Monday, 29 July 2013

Belfast Energia 24hr race

Wednesday, 17th July, 2013 - 10.8km Recovery Run
With only one thing on my mind I took it easy all week to rest up for Friday evening. By Wednesday I was getting a little restless so went for this very easy run just to remain sane before the big day...

I was flirting with the idea of entering this race all the way back to the start of the year. I was tempted by the thought of pushing my body for such a long time  but very much doubted I’d last the 24hrs. The longest run I had completed was the 2012 Connemara ultra at 6.5hrs. Even though I was sick leading into that race I struggled big time over the last two hours. This race was to be almost 4 times as long as that, how the hell was I supposed to manage that?!

Looking at the results from the first three years I noted a few names who I knew completed 100 miles in the race. Most of these familiar names had marathon PBs similar to mine. So my thinking became if they are able to do it then why couldn’t I? That longest run in Connemara totalled just shy of 40 miles and I’d be aiming for 2.5 times the distance of my longest ever run…

I thought the idea over for a couple of months before eventually making contact with the Race Director, Ed Smith. Ed answered a few questions I had and put a positive spin on his race so I was almost bought on the idea. Within the next few weeks all remaining excuses were dismissed and I made the leap of faith by signing up.

Over the next few months I kept the idea low-key to allow myself fully comprehend the task at hand before I got too many awkward questions relating as to why on Earth somebody would want to put themselves through all that! As the weeks rolled by to the race I started telling more people as the event became a real thing in my mind, and before long it was race day…

I’d tried to pre-load on sleep during the week but it didn’t really work so one of my challenges was to simply stay awake from 7:30am Friday morning til I got home after the race around midnight Saturday, about 40 hours in total. I didn’t spend too much time worrying about that aspect though as the main event would be taking up all my attention.

I left work at 1:30pm and after a brief stopover at home in Santry I set off for Belfast. I had planned ahead and printed off a map with the directions within Belfast to get me to the Mary Peters Track but I missed a turn-off and ended up taking the scenic route. Luckily I arrived with time to spare before the briefing arranged for 5:30pm. After registering I ran into a few familiar faces including Anto, Paddy, Frank and Graham. As soon as I got chatting to Graham it came up that I had no crew team with me. I was ok with those circumstances but Graham offered the use of his crewman, Philip. Knowing I’d be much better off with someone watching out for me, especially as the race wore on, I accepted the offer. I had only met Graham a few times before and never met Philip so all things considered it was a very generous offer from the guys. But that’s the kind of camaraderie the event was all about. No matter your standard there was so much good feeling on show it made the event something very special.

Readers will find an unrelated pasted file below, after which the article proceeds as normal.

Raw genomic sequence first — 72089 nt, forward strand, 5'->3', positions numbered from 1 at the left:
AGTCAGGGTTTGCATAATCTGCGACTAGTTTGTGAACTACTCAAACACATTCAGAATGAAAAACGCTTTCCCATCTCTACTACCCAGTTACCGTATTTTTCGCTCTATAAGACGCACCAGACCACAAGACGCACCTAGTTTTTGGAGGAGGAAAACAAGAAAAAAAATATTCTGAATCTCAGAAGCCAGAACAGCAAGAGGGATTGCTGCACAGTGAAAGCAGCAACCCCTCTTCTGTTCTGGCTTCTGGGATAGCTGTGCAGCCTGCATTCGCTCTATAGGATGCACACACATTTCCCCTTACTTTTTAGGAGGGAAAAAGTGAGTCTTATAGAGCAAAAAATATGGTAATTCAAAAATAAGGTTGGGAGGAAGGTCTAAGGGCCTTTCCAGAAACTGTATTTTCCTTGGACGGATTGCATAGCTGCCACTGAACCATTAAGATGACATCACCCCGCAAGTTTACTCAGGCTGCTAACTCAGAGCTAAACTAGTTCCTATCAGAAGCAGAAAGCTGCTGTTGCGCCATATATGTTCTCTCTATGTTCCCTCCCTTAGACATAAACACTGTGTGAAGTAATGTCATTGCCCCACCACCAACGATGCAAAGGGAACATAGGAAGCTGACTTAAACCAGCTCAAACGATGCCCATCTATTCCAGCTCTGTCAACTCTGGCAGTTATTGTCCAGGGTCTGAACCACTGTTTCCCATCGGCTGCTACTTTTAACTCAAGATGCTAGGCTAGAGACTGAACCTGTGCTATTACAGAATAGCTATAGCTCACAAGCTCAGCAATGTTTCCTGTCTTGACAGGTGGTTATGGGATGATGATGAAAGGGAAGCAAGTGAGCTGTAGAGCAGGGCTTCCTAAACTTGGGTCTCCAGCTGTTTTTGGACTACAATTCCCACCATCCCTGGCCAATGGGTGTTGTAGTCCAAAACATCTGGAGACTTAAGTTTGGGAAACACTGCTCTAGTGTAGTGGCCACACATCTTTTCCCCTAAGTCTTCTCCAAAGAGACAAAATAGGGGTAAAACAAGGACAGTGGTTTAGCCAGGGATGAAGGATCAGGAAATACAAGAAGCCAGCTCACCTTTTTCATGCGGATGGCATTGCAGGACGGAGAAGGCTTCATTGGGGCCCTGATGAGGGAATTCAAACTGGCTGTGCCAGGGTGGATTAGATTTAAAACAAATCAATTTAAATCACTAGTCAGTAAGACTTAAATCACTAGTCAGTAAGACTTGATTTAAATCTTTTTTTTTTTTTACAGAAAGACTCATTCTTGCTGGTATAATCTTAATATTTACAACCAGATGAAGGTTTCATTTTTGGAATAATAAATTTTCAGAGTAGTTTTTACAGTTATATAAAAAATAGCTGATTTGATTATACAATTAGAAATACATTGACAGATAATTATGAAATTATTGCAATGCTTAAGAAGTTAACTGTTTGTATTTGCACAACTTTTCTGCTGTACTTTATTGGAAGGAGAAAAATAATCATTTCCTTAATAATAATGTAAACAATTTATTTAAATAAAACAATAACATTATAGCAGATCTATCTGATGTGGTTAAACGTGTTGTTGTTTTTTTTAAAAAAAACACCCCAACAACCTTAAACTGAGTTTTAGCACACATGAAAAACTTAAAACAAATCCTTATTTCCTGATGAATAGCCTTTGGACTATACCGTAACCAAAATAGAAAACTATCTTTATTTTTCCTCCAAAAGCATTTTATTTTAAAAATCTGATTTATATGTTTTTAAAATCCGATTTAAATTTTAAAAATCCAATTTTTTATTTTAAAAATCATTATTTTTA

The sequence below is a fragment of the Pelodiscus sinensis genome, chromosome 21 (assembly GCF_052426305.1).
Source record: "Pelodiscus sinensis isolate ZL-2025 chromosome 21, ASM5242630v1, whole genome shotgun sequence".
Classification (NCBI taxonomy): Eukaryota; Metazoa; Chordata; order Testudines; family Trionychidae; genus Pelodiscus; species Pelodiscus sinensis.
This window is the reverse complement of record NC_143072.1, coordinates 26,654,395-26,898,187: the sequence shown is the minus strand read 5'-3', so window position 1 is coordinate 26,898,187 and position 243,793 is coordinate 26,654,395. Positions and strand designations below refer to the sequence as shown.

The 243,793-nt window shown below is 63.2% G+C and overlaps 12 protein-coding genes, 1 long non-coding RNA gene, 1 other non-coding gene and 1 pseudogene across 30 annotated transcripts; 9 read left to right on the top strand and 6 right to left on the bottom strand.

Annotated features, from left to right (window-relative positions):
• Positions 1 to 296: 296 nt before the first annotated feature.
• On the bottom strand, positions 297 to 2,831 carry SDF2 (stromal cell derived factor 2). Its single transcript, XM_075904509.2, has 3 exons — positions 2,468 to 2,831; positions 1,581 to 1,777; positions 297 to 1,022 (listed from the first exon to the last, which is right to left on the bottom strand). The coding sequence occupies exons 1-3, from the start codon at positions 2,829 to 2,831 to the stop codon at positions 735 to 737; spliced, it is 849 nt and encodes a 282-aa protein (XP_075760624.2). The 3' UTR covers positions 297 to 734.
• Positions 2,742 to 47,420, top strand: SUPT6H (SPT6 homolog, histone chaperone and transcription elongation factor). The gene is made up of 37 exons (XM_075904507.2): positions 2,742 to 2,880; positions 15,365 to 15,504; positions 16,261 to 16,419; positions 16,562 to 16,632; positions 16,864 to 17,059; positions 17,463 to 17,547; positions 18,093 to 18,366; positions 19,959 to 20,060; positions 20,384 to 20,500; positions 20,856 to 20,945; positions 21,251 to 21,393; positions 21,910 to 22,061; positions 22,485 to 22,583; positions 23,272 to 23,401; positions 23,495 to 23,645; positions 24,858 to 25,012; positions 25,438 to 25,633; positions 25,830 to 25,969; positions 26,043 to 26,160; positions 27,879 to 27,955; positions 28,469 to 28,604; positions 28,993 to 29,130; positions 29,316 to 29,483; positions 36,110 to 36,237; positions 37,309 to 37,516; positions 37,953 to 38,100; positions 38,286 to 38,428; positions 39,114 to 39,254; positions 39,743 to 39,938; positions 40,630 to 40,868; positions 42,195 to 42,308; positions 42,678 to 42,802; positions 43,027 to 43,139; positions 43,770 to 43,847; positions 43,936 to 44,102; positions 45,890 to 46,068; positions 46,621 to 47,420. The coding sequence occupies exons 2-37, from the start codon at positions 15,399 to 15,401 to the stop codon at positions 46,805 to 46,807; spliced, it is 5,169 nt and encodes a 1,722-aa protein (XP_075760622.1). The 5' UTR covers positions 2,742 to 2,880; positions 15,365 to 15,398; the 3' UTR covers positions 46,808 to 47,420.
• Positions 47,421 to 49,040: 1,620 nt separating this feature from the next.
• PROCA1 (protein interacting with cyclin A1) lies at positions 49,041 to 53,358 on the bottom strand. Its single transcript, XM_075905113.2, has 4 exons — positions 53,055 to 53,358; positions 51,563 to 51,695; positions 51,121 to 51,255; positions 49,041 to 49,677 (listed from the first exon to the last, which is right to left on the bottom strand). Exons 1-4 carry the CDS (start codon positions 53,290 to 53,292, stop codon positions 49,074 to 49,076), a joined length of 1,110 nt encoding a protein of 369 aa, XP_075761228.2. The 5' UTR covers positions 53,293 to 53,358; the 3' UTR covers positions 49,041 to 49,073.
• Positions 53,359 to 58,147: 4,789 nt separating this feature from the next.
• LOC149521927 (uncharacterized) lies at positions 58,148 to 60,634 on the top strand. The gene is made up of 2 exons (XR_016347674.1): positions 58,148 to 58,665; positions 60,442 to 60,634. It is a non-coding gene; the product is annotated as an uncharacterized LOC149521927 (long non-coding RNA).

MPT just after the start.
About half the runners seemed to have their tents set up on the infield by now. I had brought mine with me also but looking at the weather I decided against pitching it. My reckoning was that if I did want to grab some sleep it would be perfect for lying on the grass and snoozing. I felt the tent itself would probably become too warm anyways, so the camping equipment remained in my boot.

There were lots of other familiar faces that I knew but had never spoken to before. Later, as the race progressed, there wouldn’t be many that I didn’t have a chat with at some stage. I got my bits and pieces organised into a blue plastic box and left it at the aid station. That was the great thing about the logistics of the event taking place at a track – you were only ever 400m away from food or drink. I lazed for the remaining minutes until the race start. Then at 6:40pm we started to gather at the start/finish area.

0 - 6 hrs
In a surprisingly low key manner the race began bang on time. The excitement and anticipation soon evaporated about halfway around the first lap when the realisation dawned on me that this would be the constant for the next 24 hours!
Lap 2.
As I passed through for my first lap it dawned on me that I’d done a ‘hard reset’ on my watch a couple of days ago to fix a technical issue and had forgotten to reset my filed displays to my usual data. This threw me for a few hundred metres as I tried to change the settings on the run. I managed to get a few data dields displaying and settled for that. The main field required being my ‘pace’ to ensure I didn’t start off too fast. By now I had fallen in step with Graham and Paddy which was a real boost. Paddy had ran 100 miles+ here for the past couple of years so he knew the ropes. Graham was a first timer like myself and he was adamant he wanted to go out at a sustainable pace which happened to tie in with my requirements too. After a few laps Paddy began to push ahead and create a gap so it was left to the two of us instead.
Just after the start of the race and trying to fix the watch on the run!
I had a general outline of desired pace and distance per hour which was projected onto a sliding scale. The first couple of hours however were to cover 10.5km per hour. Myself and Graham were holding to that remarkably well and as the first hour came to an end we were bang on target. The pace held good for the second hour too and we were on course for 21km but we agreed that we’d take a walk break of one lap as a preemptive strike on fatigue. By now the sun was disappearing behind the tree cover and temperatures were dropping a little but the humidity remained.